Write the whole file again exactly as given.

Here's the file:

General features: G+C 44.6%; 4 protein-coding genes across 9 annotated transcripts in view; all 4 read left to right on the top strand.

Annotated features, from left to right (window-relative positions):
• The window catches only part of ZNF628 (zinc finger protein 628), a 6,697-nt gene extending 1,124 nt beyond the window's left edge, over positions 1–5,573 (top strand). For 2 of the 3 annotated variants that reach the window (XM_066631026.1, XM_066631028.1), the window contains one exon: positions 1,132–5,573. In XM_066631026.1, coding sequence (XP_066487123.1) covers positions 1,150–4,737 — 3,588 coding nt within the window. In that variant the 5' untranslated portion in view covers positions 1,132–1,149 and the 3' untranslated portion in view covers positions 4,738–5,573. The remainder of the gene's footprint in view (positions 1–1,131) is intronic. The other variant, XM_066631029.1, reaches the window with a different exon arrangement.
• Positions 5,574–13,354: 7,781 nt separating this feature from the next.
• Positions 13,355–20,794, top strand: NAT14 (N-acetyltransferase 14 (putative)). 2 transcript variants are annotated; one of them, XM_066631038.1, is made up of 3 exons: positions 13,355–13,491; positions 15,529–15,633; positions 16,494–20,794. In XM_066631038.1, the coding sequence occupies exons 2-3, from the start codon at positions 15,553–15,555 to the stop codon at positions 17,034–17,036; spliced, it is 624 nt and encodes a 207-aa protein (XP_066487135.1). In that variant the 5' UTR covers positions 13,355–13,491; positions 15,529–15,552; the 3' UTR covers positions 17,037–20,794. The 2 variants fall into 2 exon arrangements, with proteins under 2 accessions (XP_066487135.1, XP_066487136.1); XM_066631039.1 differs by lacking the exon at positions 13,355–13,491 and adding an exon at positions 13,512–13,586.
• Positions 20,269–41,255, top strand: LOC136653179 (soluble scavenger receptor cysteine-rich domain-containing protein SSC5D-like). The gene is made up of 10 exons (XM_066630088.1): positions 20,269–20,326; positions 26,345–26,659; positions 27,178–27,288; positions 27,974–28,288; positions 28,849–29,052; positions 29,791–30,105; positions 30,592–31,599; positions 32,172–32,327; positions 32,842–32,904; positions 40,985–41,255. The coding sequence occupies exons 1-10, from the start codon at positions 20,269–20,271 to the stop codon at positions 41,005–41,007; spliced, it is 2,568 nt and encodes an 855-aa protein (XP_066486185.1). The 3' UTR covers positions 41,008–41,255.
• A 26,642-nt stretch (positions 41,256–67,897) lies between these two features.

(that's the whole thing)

General features: G+C 44.6%; 4 protein-coding genes across 9 annotated transcripts in view; all 4 read left to right on the top strand.

Annotated features, from left to right (window-relative positions):
• The window catches only part of ZNF628 (zinc finger protein 628), a 6,697-nt gene extending 1,124 nt beyond the window's left edge, over positions 1–5,573 (top strand). For 2 of the 3 annotated variants that reach the window (XM_066631026.1, XM_066631028.1), the window contains one exon: positions 1,132–5,573. In XM_066631026.1, coding sequence (XP_066487123.1) covers positions 1,150–4,737 — 3,588 coding nt within the window. In that variant the 5' untranslated portion in view covers positions 1,132–1,149 and the 3' untranslated portion in view covers positions 4,738–5,573. The remainder of the gene's footprint in view (positions 1–1,131) is intronic. The other variant, XM_066631029.1, reaches the window with a different exon arrangement.
• Positions 5,574–13,354: 7,781 nt separating this feature from the next.
• Positions 13,355–20,794, top strand: NAT14 (N-acetyltransferase 14 (putative)). 2 transcript variants are annotated; one of them, XM_066631038.1, is made up of 3 exons: positions 13,355–13,491; positions 15,529–15,633; positions 16,494–20,794. In XM_066631038.1, the coding sequence occupies exons 2-3, from the start codon at positions 15,553–15,555 to the stop codon at positions 17,034–17,036; spliced, it is 624 nt and encodes a 207-aa protein (XP_066487135.1). In that variant the 5' UTR covers positions 13,355–13,491; positions 15,529–15,552; the 3' UTR covers positions 17,037–20,794. The 2 variants fall into 2 exon arrangements, with proteins under 2 accessions (XP_066487135.1, XP_066487136.1); XM_066631039.1 differs by lacking the exon at positions 13,355–13,491 and adding an exon at positions 13,512–13,586.
• Positions 20,269–41,255, top strand: LOC136653179 (soluble scavenger receptor cysteine-rich domain-containing protein SSC5D-like). The gene is made up of 10 exons (XM_066630088.1): positions 20,269–20,326; positions 26,345–26,659; positions 27,178–27,288; positions 27,974–28,288; positions 28,849–29,052; positions 29,791–30,105; positions 30,592–31,599; positions 32,172–32,327; positions 32,842–32,904; positions 40,985–41,255. The coding sequence occupies exons 1-10, from the start codon at positions 20,269–20,271 to the stop codon at positions 41,005–41,007; spliced, it is 2,568 nt and encodes an 855-aa protein (XP_066486185.1). The 3' UTR covers positions 41,008–41,255.
• A 26,642-nt stretch (positions 41,256–67,897) lies between these two features.